Identity (Psychology)--Puerto Rico, Ethnicity--Puerto Rico, and Self-determination, National--Puerto Rico
The precise legal nature of the relationship between the United States and the people of Puerto Rico was not explicitly determined in 1898 when the Treaty of Paris transferred sovereignty over Puerto Rico from Spain to the United States. Since then, many court cases, beginning in 1901, have been instrumental in defining this delicate relationship.While the legislation has clearly established the nonexistence of Puerto Rican nationhood and lack of independent Puerto Rican citizenship, the debate over Puerto Rico's status continues to this day.Malavet offers a critique of Puerto Rico's current status as well as of its treatment by the U.S. legal and political systems. Puerto Rico is a colony of the United States, and Puerto Ricans living on this geographically separate island are subject to the United States's legal and political authority. They are the largest group of U.S. citizens currently living under territorial status. Malavet argues that the Puerto Rican cultural nation experiences U.S. imperialism, which compromises both the island's sovereignty and Puerto Ricans'citizenship rights. He analyzes the three alternatives to Puerto Rico's continued territorial status, examining the challenges manifest in each possibility, as well as illuminating what he believes to be the best course of action.
Mississippi Law Journal, 2010/10/01, Vol: 80, p181
constitutional law, contracts law, governments, international law, and international trade law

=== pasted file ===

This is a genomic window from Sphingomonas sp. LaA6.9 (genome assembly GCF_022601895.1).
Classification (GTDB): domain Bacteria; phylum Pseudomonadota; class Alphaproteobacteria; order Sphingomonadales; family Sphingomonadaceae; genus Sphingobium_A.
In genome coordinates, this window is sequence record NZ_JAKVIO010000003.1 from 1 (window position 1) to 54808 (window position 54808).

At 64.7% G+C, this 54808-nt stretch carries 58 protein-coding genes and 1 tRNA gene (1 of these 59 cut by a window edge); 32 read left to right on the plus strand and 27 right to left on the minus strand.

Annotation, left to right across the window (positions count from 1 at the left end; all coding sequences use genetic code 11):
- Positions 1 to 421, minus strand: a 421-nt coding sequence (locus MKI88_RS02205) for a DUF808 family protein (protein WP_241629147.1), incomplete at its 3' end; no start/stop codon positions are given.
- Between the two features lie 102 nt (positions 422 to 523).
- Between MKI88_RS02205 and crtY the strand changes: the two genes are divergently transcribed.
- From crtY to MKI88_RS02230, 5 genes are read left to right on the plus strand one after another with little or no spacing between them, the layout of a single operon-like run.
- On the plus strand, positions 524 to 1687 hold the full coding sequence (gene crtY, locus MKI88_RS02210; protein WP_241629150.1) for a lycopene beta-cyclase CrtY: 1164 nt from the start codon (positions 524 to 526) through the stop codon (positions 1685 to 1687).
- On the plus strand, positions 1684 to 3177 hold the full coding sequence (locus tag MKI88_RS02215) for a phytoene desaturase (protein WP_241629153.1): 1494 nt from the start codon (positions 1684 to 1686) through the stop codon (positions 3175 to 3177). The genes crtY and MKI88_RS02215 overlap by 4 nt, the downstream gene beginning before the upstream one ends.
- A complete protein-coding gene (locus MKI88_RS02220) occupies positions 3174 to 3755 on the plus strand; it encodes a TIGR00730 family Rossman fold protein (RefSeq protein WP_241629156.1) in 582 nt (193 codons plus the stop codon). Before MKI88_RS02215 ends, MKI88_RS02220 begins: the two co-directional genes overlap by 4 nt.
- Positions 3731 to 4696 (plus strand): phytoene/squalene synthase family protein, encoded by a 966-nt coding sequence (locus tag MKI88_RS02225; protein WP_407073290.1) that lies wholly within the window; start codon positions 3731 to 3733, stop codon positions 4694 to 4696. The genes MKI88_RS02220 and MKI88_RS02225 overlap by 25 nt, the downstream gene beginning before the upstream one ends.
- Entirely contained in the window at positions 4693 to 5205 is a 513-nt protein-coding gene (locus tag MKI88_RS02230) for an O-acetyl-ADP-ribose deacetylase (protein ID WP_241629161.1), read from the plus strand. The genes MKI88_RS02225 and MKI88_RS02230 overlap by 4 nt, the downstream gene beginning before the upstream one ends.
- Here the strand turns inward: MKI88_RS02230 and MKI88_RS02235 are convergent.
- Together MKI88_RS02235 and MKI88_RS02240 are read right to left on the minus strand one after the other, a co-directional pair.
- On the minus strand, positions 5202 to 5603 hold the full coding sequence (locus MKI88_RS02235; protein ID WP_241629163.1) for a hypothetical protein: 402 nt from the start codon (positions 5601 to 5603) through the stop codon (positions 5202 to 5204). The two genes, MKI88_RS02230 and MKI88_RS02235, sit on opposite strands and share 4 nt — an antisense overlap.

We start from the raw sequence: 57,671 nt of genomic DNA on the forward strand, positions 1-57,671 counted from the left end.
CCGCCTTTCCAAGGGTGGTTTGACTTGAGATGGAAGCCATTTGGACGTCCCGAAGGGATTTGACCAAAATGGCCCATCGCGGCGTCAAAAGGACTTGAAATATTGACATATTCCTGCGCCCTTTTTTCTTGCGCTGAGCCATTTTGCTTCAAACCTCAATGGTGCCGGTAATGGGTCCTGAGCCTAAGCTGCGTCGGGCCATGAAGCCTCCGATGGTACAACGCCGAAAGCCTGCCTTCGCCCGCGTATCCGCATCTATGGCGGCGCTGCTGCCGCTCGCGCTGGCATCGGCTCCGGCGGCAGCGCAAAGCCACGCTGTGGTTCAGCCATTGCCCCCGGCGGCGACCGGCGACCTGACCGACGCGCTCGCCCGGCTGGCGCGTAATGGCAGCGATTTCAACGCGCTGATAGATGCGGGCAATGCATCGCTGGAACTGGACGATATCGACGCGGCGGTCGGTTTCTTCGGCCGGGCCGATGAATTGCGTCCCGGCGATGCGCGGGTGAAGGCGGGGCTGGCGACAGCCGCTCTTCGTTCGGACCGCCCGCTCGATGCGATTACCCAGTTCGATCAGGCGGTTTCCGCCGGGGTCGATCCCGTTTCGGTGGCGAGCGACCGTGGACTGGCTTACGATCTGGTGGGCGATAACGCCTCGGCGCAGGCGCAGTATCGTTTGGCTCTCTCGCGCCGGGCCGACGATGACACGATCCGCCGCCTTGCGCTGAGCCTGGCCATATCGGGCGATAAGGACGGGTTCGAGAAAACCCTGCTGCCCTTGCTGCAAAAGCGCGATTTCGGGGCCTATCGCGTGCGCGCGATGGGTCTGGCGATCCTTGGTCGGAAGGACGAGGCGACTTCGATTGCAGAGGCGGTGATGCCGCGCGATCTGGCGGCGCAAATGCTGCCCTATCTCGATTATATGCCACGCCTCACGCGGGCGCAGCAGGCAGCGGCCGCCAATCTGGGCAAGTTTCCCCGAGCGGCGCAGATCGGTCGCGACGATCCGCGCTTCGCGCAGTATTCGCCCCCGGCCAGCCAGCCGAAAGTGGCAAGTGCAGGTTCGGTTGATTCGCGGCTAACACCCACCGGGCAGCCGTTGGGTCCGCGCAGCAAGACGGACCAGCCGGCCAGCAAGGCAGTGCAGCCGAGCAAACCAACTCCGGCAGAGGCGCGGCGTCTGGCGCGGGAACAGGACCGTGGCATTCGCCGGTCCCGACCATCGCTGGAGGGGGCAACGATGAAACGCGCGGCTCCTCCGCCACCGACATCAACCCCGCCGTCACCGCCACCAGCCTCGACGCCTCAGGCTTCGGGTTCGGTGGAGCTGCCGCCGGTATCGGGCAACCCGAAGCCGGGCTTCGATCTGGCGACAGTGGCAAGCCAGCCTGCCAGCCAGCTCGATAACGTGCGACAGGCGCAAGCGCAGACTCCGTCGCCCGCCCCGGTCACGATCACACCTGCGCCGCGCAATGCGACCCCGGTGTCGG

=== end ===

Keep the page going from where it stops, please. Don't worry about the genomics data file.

INTRODUCTION Boumediene v. Bush , resolved by the Supreme Court in June of 2008, ruled that so-called "enemy combatants" held by the United States at Guantanamo Bay Naval Station have a constitutionally-guaranteed right to habeas corpus review of their detention by federal courts. 2 In reaching this result, the majority opinion relied upon what it labeled the "doctrine" of the Insular Cases, 3 a series of decisions arising mostly as a result of the Spanish-American War of 1898. While they disagreed on whether or not the rule should apply to Guantanamo, the dissenting justices and those in the majority unanimously agreed that the over-a-century-old rule of the Insular Cases--that in order to permit substantial discretion to the executive and legislative branches of government to deal with new territories and their inhabitants, some, but not all, of the provisions of the U.S. Constitution apply ex proprio vigore in our territorial possessions--is still good law. Most observers will not know the real context of the old cases, and the current Supreme Court neglects to acknowledge the continuing effect of those decisions on over four million citizens of the United States who have lived with the rule of the Insular Cases for the 109 years since it was first articulated in Downes v. Bidwell . 4 This article seeks to start to remedy those shortcomings by presenting the Insular Cases in their historical and sociological context to illustrate how the Court's interpretation of the Territorial Clause constitutionally "inconveniences" the territorial citizens by ...